International Talks on IT Tariffs are Crucial to the Industry's Future

China is currently holding up an important agreement to reduce or eliminate international tariffs on IT products.

Geneva, Switzerland, has been the scene of the most important information technology news in recent weeks. Countries from around the world, including the United States, which all together make up 97 percent of the global IT economy, are meeting there to try to hammer out a deal that would help remove costly international tariffs on information technology.

Extending existing agreement
The World Trade Organization's Information Technology Agreement (ITA), which was first established in 1996 to stimulate international IT trade, is due to end, and negotiations over extending the pact are coming down to the wire. One of the most contentious issues has been over the numerous newer products that aren't covered under the original agreement.

The major signatories, including world powers China, the European Union and Japan, are in disagreement over the scope of the new products that will be excluded from any new agreement. For instance, there are 67 items that China doesn't want included, while the U.S. has only one objection - fiber optic cable.

According to the Brussels-based think tank ECIPE, a pact similar to the one still in effect would keep tariffs estimated at $11.5 billion from kicking in, which serves to underscore the importance of an international agreement. But that doesn't seem to be enough motivation to get China to move toward a compromise, as the country has been the biggest impediment to reaching a consensus, according to PCWorld.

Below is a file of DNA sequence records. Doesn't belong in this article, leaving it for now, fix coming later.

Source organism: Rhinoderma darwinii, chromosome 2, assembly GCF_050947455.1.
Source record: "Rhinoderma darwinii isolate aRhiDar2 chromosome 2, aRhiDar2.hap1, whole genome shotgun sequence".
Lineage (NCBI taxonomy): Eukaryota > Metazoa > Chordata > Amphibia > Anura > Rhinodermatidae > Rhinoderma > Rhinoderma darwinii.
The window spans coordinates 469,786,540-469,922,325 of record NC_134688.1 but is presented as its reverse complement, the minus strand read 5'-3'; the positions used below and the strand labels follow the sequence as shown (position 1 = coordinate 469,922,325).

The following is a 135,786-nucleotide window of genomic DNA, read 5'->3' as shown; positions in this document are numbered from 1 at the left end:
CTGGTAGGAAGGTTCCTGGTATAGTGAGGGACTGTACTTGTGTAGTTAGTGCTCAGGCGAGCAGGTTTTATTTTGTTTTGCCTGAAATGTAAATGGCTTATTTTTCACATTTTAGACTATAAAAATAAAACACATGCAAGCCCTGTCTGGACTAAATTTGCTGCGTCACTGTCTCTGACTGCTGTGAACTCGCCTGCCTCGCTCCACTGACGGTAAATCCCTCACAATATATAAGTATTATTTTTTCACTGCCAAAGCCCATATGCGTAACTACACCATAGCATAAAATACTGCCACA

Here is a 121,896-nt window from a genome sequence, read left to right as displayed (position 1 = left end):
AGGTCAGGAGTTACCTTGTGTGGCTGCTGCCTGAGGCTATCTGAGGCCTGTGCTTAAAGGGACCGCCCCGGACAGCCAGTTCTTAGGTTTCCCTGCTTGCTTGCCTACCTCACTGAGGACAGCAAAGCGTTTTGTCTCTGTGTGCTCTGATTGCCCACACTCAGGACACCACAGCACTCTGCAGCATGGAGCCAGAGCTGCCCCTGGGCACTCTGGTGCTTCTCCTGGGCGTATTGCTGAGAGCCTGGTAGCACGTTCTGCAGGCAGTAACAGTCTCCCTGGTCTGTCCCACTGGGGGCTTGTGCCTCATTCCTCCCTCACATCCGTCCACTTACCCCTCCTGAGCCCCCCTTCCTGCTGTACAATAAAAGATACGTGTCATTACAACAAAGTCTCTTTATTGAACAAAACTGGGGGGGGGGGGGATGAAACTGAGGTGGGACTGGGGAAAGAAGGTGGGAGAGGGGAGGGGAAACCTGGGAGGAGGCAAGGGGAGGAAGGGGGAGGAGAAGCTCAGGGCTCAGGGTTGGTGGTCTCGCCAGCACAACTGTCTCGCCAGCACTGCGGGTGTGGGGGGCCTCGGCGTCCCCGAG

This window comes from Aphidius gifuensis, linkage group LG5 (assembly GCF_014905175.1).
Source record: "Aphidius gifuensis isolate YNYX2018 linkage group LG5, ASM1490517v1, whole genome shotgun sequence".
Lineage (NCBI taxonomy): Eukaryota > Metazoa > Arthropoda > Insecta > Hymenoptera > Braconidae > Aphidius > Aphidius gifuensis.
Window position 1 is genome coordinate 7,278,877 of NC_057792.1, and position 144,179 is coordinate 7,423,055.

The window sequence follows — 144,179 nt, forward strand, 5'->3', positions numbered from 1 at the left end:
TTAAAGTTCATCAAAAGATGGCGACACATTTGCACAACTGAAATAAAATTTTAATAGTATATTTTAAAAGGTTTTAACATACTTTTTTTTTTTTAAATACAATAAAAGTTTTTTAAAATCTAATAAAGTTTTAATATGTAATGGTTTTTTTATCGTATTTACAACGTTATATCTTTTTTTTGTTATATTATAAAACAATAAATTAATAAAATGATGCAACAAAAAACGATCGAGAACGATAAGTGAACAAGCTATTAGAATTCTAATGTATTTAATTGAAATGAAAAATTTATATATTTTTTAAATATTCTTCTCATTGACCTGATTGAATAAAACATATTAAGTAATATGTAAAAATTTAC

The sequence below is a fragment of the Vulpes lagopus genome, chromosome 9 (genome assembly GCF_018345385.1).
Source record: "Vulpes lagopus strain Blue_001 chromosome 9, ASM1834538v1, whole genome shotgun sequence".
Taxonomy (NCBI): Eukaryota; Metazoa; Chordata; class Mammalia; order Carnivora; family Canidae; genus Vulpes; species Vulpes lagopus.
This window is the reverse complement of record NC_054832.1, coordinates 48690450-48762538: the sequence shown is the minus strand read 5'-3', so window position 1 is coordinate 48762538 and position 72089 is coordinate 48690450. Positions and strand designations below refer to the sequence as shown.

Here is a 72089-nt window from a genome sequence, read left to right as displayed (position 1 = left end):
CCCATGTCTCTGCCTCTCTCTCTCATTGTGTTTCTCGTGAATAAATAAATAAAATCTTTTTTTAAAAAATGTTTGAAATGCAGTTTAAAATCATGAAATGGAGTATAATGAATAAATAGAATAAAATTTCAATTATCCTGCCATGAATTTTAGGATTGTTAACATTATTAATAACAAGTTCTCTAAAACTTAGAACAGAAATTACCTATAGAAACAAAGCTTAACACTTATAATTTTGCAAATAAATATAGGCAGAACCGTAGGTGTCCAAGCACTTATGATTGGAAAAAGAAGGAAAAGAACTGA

"An expanded ITA will lead to increased global trade in digital products," John Higgins, director general of DigitalEurope, told PCWorld. "As well as delivering major benefits on a global scale in terms of productivity, economic growth and the creation of new jobs, it will also benefit the users of technology in the form of lower prices and greater choice. We therefore urge China to show good faith and reduce sharply its long list of exclusions."

Impact on IT in America
Anyone in the U.S. who has a career in information technology or who is considering pursuing an IT degree will likely be directly affected by the developments in Geneva. An extension and expansion of the previous agreement would help stimulate America's ability to export its IT innovations and products throughout the world, leading to a stronger technology sector for years to come.

This article is sponsored by Western Governors University, a nonprofit, accredited, online university. WGU offers bachelor's and master's online degree programs in IT. To find out more, please visit www.wgu.edu/wisecareers_IT.

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